Kubernetes is a great orchestration tool. It allows to deploy and easily manage dockerized applications and be able to scale them properly. There are many tutorials on how to set up your own cluster or use one of the managed ones in any cloud provider. But in this post i want to focus on the secrets objects.
Secrets in Kubernetes are objects that handler sensitive data such as Usernames, passwords, connection strings, etc.
So far so good. However lets give a closer look on how to create a secret object in Kubernetes. Here is reported an example:
apiVersion: v1 kind: Secret metadata: name: mysecret type: Opaque data: username: YWRtaW4= password: MWYyZDFlMmU2N2Rm
This object is a secret object called “mysecret”. It contains two data fields. One key called username and one key called password. The value of each key must be encoded in base64. For example the value “admin” has been encoded in base64 resulting in “YWRtaW4=” .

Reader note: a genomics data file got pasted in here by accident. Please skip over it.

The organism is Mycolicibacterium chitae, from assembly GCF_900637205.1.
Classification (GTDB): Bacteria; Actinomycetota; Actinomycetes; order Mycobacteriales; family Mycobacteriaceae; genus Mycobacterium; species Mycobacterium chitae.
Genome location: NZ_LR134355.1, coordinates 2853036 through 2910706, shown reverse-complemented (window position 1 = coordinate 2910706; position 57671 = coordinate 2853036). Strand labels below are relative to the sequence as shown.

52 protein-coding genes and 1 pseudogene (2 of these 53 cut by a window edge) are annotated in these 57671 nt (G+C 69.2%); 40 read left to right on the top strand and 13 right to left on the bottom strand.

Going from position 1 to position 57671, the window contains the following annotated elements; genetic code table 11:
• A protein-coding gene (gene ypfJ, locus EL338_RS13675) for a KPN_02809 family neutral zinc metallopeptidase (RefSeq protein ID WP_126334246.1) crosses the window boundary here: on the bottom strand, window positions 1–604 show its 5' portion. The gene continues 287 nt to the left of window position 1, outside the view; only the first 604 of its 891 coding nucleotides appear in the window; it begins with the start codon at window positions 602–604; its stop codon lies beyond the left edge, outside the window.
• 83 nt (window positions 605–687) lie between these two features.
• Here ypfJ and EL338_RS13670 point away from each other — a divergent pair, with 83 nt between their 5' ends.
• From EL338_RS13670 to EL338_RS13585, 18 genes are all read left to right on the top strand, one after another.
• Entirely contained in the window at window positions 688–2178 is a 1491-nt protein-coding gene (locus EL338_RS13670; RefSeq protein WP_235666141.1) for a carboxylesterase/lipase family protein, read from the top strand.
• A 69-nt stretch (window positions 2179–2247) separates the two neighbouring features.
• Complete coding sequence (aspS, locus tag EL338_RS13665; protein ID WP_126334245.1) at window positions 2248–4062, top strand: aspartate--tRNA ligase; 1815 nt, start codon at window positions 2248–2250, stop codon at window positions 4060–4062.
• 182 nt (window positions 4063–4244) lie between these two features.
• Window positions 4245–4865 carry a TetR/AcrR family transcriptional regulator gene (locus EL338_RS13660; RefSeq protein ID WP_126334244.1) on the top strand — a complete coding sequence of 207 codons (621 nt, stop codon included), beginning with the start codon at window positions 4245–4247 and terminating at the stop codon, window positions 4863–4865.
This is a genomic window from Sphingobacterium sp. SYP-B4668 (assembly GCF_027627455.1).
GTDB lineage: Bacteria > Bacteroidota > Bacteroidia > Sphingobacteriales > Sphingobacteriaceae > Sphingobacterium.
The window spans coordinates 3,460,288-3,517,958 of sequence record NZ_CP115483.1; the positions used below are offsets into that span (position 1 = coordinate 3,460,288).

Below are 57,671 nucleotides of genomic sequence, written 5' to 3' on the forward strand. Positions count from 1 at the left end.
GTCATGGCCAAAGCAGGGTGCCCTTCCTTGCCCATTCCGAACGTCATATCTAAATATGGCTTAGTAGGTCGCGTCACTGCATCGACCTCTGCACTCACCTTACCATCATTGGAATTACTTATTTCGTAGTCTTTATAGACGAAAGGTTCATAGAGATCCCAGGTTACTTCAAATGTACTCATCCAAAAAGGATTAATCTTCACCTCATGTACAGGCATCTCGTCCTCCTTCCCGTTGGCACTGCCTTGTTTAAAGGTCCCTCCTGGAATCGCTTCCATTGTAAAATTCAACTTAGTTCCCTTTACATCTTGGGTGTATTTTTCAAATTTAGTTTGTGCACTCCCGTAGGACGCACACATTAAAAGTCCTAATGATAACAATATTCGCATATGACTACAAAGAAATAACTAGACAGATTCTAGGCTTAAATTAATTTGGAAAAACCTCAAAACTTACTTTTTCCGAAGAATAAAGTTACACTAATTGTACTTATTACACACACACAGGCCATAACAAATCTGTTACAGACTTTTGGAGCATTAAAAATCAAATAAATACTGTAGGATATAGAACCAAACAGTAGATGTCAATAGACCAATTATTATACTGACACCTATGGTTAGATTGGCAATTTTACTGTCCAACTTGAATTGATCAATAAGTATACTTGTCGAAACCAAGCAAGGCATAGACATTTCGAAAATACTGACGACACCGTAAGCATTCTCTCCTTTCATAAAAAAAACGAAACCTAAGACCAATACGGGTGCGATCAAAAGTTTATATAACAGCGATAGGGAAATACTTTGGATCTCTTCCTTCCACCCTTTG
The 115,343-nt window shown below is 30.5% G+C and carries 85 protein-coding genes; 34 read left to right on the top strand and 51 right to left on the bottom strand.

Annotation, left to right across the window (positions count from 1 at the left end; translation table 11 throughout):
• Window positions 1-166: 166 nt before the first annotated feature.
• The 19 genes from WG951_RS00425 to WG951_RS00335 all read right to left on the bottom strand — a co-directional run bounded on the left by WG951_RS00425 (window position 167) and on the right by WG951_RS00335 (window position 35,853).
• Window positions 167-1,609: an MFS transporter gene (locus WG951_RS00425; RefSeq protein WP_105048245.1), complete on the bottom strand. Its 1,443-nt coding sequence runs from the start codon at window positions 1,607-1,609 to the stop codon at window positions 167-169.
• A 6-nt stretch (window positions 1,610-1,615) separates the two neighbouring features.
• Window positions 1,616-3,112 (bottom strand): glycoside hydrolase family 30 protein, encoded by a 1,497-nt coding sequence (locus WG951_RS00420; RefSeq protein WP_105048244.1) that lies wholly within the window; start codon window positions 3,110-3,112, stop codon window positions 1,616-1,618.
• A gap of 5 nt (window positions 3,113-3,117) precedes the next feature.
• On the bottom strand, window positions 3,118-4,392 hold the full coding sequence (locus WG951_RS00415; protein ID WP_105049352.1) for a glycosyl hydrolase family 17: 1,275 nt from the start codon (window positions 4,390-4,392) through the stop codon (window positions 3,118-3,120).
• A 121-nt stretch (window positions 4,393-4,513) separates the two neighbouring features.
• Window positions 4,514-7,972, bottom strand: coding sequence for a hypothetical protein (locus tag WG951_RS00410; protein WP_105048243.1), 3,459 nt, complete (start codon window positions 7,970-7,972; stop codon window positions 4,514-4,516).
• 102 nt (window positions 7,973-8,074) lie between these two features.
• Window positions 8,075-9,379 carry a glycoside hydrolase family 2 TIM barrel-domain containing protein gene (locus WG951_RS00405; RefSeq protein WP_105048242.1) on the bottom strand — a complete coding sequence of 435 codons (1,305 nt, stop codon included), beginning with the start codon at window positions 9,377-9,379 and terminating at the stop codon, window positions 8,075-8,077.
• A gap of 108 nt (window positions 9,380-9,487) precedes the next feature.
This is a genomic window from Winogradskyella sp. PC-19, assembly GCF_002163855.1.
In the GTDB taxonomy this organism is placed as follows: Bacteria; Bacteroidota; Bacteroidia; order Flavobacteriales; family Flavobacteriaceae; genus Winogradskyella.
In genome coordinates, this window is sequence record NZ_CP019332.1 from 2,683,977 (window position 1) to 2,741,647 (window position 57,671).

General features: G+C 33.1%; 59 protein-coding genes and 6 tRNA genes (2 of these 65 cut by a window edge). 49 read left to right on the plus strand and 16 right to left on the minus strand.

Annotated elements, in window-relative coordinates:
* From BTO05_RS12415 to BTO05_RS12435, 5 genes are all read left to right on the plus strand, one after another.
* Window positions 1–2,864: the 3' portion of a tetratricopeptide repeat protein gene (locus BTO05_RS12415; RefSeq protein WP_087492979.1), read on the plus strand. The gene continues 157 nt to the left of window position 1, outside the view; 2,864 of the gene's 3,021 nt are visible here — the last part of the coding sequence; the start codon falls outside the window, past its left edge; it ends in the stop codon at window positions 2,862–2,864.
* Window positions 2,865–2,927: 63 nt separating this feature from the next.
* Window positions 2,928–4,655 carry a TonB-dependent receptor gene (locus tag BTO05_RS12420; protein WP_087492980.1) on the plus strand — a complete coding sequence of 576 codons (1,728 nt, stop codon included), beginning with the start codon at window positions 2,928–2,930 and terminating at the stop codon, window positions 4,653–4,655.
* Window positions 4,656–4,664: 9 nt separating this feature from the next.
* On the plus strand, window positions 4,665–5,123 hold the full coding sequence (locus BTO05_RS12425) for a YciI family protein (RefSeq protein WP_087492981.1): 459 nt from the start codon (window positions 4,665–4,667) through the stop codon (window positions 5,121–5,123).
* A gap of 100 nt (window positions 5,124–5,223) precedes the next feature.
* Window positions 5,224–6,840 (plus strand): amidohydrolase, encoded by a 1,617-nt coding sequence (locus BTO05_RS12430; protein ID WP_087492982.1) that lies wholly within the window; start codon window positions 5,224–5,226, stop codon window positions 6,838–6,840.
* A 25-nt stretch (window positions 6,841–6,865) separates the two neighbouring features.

Accessing secrets is also pretty straight forward. For example a Pods can access this secrets and load it as env variable with the following lines:
apiVersion: v1 kind: Pod metadata: name: secret-env-pod spec: containers: - name: mycontainer image: redis env: - name: SECRET_USERNAME valueFrom: secretKeyRef: name: mysecret key: username - name: SECRET_PASSWORD valueFrom: secretKeyRef: name: mysecret key: password restartPolicy: Never
This post is related to the base 64 and echo command post.